Challenges related to burial, recovery and cremation have forced horse owners to seek alternative methods of carcass disposal. While horse carcass composting has been successfully demonstrated, industry-wide acceptance has been limited. Therefore, UMN researchers assessed the perception and experience of horse owners and veterinarians in carcass composting.
Horse owners and veterinarians were asked to conduct a survey on euthanasia and carcass disposal practices. Most of the respondents were middle-aged women with long-term involvement in the equestrian industry. Horse owners (86%) and veterinarians (84%) who preferred chemical euthanasia tended to prefer burial (58% and 42%, respectively) over other carcass disposal methods. Only 12% of horse owner respondents had ever attempted composting, and only 25% of veterinary respondents had ever recommended composting. Respondents of horse owners (47%) and veterinarians (67%) said they would be more open to trying and recommending carcass composting when more scientific research was available. Most horse owners (74%) and veterinarians (72%) had not used or recommended composting due to limited knowledge of the practice.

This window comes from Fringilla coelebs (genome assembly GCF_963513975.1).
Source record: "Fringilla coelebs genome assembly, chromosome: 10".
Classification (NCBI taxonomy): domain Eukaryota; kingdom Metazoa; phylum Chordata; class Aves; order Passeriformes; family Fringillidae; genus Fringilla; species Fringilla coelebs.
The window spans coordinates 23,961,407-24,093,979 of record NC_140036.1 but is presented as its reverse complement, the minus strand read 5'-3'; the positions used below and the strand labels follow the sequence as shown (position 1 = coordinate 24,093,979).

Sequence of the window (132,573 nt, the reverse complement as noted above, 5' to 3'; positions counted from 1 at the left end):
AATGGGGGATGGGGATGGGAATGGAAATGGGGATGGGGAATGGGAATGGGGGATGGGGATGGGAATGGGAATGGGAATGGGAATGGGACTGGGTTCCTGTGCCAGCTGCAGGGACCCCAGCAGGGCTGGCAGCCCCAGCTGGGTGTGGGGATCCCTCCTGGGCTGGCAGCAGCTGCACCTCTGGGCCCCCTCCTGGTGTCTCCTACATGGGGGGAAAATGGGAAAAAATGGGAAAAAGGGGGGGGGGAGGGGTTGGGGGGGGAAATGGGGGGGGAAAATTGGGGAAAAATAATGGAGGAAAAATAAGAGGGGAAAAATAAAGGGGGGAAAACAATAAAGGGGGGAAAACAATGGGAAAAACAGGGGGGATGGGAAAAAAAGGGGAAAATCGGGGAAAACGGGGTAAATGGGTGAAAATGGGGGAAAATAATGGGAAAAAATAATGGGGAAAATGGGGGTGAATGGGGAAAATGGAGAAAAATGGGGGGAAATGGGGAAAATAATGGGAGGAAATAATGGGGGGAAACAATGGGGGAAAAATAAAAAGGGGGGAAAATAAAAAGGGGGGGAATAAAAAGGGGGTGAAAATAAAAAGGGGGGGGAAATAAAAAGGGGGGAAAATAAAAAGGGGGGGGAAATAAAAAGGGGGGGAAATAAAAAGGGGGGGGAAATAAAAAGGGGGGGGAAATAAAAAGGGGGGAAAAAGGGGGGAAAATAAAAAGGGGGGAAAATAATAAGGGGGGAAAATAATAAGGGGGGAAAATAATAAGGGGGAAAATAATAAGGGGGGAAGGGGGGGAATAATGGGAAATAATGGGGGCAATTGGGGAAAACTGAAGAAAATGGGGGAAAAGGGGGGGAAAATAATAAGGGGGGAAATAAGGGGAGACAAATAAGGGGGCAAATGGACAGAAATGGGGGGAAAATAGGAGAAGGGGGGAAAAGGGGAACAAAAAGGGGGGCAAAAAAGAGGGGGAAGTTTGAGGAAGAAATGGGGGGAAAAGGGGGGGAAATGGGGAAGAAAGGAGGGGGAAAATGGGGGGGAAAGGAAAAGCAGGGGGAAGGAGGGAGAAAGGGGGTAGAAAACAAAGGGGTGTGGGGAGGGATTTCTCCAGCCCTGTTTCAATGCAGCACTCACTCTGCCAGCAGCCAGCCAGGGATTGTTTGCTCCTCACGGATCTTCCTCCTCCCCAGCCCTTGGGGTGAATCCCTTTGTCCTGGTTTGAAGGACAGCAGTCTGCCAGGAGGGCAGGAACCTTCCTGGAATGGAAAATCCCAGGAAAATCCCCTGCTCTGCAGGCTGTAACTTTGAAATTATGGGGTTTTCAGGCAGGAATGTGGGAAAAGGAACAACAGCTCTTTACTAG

Composting horse carcasses shows potential as the primary disposal method for the equine industry. Research and education programs are key to the industry-wide acceptance of horse carcass composting.